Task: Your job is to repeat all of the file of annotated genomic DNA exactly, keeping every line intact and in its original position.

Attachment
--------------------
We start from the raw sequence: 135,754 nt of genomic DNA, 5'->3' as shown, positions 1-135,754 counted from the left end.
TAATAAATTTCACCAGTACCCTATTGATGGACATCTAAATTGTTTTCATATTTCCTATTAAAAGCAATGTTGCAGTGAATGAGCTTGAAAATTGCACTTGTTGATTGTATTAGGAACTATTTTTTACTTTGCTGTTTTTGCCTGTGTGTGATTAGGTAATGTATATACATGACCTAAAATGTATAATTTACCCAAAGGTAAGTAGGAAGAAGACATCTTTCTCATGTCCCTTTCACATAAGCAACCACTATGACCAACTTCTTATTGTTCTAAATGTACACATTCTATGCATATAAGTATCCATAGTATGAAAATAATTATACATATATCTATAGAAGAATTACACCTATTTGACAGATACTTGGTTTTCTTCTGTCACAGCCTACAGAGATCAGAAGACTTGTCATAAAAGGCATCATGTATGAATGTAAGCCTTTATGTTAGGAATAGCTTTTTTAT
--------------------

We start from the raw sequence: 135,754 nt of genomic DNA, 5'->3' as shown, positions 1-135,754 counted from the left end.
TAATAAATTTCACCAGTACCCTATTGATGGACATCTAAATTGTTTTCATATTTCCTATTAAAAGCAATGTTGCAGTGAATGAGCTTGAAAATTGCACTTGTTGATTGTATTAGGAACTATTTTTTACTTTGCTGTTTTTGCCTGTGTGTGATTAGGTAATGTATATACATGACCTAAAATGTATAATTTACCCAAAGGTAAGTAGGAAGAAGACATCTTTCTCATGTCCCTTTCACATAAGCAACCACTATGACCAACTTCTTATTGTTCTAAATGTACACATTCTATGCATATAAGTATCCATAGTATGAAAATAATTATACATATATCTATAGAAGAATTACACCTATTTGACAGATACTTGGTTTTCTTCTGTCACAGCCTACAGAGATCAGAAGACTTGTCATAAAAGGCATCATGTATGAATGTAAGCCTTTATGTTAGGAATAGCTTTTTTAT